Senior biomedical scientists from the Cardiff and Vale University Health Board, United Kingdom, consider LC-MS/MS an important tool in running powerful diagnostic analyses across a range of applications, including endocrinology, toxicology and metabolic screening. However, like many other clinical diagnostic laboratories around the world, they admit they do not use the technology to its full potential. Here, Gareth Jones, Luke Griffiths and Paul Bramhall, members of the Cardiff team, describe obstacles that prevent wider adoption of the technology and share their belief that a standardised and automated clinical LC-MS/MS analyser with a broad and expandable testing menu may overcome the challenges of current methods. This could establish LC-MS/MS as the technology of choice for clinical diagnostic testing.
It is well recognised that current LC-MS/MS systems have a limited testing menu. This makes it time consuming for laboratory professionals to develop, review and validate new assays that would allow them to run a wider variety of tests. Additionally, analyses performed using current LC-MS/MS methods involve several complex manual steps, including sample acquisition and preparation. Complexity is further increased because, in many cases, multiple separate tests must be performed to generate a single analytical result, leading to considerable time and cost inefficiencies. ‘Using our current LC-MS/MS systems,’ Gareth Jones explains, ‘we have to spend up to four days undertaking three different tests to obtain a full steroid profile. It would be much more cost-effective if these tests could be run simultaneously on one instrument.’
Another key challenge is the lack of laboratory staff sufficiently trained to use LC-MS/MS technology to its full potential. ‘Due to the overly technical nature of our current LC-MS/MS systems, only six of our team of 60 biomedical scientists have the specialist skills necessary to run them,’ Jones adds. ‘This poses a particular problem for our out-of-hours service.’ For all these reasons, automated immunoassays have remained the preferred method within clinical diagnostic laboratories for many years. Yet, modern LC-MS/MS techniques offer some considerable benefits.
The analytical power of LC-MS/MS
For certain analytes, immunoassays can be subject to interferences, limiting their specificity and reducing the quality of results compared to LC-MS/MS. In addition, immunoassay-based methods can be very time consuming. ‘Some tests take only two minutes using LC-MS/MS compared to the 40 minutes it takes to use an immunoassay-based test,’ Luke Griffiths points out. A further disadvantage of immunoassay-based tests is that they are developed in kit form and require FDA approval – a procedure that may take a few years to complete. ‘There have been cases where we have waited two years for an immunoassay kit to become available. Alternatively, after completing validation and verification on an LC-MS/MS system you could have run a test immediately,’ Paul Bramhall explains.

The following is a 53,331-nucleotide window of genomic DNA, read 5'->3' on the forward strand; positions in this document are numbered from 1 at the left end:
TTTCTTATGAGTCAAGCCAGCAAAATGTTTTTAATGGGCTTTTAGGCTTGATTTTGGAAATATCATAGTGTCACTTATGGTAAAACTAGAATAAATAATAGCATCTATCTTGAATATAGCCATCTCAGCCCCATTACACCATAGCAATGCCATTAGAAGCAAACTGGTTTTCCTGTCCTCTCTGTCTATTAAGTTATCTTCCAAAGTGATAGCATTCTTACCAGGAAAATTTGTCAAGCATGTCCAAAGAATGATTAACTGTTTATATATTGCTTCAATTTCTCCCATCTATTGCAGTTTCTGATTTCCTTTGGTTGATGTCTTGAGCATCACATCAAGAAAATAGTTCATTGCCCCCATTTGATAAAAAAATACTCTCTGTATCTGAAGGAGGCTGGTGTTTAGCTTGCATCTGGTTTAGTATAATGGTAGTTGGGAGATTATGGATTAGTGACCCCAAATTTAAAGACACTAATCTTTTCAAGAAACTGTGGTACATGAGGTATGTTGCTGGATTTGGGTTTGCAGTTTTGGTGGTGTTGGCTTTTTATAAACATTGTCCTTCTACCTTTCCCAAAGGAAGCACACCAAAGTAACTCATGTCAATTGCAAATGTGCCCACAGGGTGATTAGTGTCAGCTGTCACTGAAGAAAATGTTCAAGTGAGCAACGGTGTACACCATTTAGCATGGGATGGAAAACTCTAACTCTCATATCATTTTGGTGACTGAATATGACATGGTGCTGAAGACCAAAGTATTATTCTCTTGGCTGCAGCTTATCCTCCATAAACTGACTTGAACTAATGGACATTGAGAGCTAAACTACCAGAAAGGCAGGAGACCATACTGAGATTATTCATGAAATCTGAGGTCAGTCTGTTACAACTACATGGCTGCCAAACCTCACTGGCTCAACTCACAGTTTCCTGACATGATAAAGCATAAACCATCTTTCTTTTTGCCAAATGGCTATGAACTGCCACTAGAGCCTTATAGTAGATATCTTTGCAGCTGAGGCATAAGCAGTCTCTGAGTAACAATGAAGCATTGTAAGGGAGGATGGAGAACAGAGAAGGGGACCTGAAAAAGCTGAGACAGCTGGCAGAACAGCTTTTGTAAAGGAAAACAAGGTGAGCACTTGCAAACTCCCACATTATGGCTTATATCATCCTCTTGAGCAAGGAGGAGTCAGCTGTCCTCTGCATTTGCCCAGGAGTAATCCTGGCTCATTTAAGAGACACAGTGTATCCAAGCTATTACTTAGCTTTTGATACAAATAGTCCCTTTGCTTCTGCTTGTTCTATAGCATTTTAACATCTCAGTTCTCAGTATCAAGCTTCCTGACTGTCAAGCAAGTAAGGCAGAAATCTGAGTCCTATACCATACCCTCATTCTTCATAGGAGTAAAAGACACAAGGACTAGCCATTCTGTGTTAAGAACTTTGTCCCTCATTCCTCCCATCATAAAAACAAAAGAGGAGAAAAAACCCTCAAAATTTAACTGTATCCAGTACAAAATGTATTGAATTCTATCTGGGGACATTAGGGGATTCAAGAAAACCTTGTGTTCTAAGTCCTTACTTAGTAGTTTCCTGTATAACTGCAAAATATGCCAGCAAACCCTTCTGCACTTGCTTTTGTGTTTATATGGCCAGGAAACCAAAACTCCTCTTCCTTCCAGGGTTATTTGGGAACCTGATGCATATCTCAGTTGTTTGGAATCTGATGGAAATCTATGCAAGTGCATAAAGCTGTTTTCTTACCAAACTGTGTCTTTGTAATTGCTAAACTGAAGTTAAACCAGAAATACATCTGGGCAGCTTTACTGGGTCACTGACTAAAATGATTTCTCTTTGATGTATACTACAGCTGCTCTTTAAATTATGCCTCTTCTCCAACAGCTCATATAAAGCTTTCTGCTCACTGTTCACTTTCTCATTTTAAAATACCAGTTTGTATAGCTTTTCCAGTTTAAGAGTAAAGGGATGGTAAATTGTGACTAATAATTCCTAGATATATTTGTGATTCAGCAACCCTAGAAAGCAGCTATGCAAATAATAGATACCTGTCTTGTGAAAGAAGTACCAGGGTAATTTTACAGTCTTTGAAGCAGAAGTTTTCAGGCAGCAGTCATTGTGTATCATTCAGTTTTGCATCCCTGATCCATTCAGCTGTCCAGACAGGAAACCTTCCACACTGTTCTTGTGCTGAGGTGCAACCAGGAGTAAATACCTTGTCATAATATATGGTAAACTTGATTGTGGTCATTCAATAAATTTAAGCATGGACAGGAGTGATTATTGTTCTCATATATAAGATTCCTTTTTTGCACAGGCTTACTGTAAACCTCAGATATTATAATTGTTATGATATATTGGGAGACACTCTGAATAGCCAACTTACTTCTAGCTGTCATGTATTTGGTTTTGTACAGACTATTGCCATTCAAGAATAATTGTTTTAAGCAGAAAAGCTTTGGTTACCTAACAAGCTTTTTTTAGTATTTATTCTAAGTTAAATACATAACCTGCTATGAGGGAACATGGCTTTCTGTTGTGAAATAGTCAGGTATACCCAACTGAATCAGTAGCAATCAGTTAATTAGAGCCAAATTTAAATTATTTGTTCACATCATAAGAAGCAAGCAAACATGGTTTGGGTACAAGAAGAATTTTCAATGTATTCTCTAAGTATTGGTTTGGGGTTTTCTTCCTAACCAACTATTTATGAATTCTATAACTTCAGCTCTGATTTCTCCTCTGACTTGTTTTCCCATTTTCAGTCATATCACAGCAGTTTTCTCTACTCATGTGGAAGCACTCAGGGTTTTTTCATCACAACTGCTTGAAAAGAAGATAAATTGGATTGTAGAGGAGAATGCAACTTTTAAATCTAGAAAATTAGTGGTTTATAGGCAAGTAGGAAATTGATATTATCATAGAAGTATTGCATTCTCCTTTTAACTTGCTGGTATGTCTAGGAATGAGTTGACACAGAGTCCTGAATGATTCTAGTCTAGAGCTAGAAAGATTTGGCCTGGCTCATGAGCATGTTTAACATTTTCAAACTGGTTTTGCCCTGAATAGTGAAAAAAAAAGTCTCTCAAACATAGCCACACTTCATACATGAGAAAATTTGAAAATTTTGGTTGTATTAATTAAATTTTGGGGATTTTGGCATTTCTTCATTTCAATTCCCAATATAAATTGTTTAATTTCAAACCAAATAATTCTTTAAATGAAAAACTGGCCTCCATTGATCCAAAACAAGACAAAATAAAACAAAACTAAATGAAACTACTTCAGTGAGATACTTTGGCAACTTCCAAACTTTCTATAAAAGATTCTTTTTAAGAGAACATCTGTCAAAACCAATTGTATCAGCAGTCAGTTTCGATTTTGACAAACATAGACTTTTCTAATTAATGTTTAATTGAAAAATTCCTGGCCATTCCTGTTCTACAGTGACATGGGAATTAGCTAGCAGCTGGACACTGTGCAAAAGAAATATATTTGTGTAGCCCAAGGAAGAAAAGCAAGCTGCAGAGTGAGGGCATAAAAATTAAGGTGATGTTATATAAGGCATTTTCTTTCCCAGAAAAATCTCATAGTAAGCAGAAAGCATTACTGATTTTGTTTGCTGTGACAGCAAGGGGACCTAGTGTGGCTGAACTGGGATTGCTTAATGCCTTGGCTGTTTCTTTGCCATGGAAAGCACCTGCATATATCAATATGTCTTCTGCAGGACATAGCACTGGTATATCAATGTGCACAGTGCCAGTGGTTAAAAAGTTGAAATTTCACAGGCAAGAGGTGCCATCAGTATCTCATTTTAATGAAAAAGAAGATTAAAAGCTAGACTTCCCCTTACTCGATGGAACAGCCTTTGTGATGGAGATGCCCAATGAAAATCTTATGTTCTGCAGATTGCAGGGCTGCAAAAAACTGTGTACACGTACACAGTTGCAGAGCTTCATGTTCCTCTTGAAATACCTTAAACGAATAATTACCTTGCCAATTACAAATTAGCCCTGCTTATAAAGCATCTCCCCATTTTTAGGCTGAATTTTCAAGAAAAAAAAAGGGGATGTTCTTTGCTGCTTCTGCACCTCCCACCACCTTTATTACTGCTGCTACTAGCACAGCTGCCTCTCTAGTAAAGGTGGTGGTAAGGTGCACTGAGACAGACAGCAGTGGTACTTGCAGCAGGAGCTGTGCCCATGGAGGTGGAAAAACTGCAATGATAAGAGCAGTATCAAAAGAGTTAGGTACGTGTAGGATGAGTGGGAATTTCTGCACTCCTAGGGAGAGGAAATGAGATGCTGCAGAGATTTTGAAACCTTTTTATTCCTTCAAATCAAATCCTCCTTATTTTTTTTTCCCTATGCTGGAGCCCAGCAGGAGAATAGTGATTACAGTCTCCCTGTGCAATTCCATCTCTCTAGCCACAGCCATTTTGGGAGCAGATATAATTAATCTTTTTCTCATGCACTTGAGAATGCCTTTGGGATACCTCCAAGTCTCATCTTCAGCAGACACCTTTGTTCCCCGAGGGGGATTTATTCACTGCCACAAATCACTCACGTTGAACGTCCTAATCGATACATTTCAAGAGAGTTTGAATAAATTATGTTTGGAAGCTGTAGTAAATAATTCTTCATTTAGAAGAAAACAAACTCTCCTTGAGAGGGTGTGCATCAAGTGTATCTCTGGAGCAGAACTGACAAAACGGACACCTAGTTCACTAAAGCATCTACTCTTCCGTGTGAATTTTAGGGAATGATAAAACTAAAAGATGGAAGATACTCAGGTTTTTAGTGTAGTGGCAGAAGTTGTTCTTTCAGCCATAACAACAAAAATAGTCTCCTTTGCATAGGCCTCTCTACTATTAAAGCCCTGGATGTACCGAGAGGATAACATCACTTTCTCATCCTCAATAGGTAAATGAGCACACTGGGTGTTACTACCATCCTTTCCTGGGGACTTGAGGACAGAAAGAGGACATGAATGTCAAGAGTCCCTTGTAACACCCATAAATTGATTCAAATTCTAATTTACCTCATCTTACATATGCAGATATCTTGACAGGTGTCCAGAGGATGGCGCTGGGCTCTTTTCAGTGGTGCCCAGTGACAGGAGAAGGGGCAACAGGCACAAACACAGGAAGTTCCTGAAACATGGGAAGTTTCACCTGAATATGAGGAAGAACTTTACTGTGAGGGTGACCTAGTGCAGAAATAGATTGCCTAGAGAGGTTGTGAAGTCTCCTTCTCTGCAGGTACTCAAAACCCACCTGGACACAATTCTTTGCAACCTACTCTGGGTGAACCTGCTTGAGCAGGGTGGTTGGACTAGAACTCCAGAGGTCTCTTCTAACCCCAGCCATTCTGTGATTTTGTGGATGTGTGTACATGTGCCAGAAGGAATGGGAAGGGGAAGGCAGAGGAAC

As always, cost is an important consideration in evaluating different analytical methods. ‘LC-MS/MS does require a greater outlay upfront,’ says Jones. ‘However, beyond this initial investment, the operating costs are much lower than immunoassay-based tests.’ Consequently, laboratories could significantly benefit from using LC-MS/MS systems rather than immunoassays, as they would be able to generate more specific results in a more time- and cost-efficient manner.
A ready-made system with FDA approval and CE marked with traceability would benefit any laboratory introducing LC-MS/MSGareth Jones
The Cardiff team is confident the solution lies with the creation of a standardised, automated clinical LC-MS/MS analyser with a broad and expandable testing menu. Such a system would enable laboratories to perform a growing number of tests, and enhance result accuracy and reliability – thus improving patient care. An advanced analyser would also increase the laboratory’s ability to develop and validate new assays, while also enabling their standardisation across different laboratories. ‘Regulatory certification has become essential. A ready-made system with FDA approval and CE marked with traceability would benefit any laboratory introducing LC-MS/MS,’ Jones believes. In addition, an automated LC-MS/MS system would be as simple and easy to set up and use, as modern automated immunoassay-based methods, reducing the need for personnel with specialist knowledge of the technology. Laboratories would thus be able to ensure the best possible service is offered to healthcare providers at all times, even during the out-of-hours service. Considerable time would also be freed up for the more experienced scientists to invest in cutting-edge research and development, and troubleshooting of results.
A further important benefit of such a sophisticated system would be reducing the number of manual steps, which would lead to considerably improved turnaround times and reduced chance of human error. Clinical and biomedical scientists would also be able to routinely perform multiple tests and develop assays on a single instrument to improve efficiency and increase productivity. ‘Our major driving force has always been quality – and we view LC-MS/MS systems as the gold standard,’ says Bramhall. ‘However, the challenge is how we optimise the quality of testing while maintaining time and cost efficiencies,’ Griffiths adds. A dedicated, automated clinical LC-MS/MS analyser with a broad and expandable testing menu has the potential to do just that.
Source: Sarah Robinson, PhD, Market Development Specialist, Thermo Fisher Scientific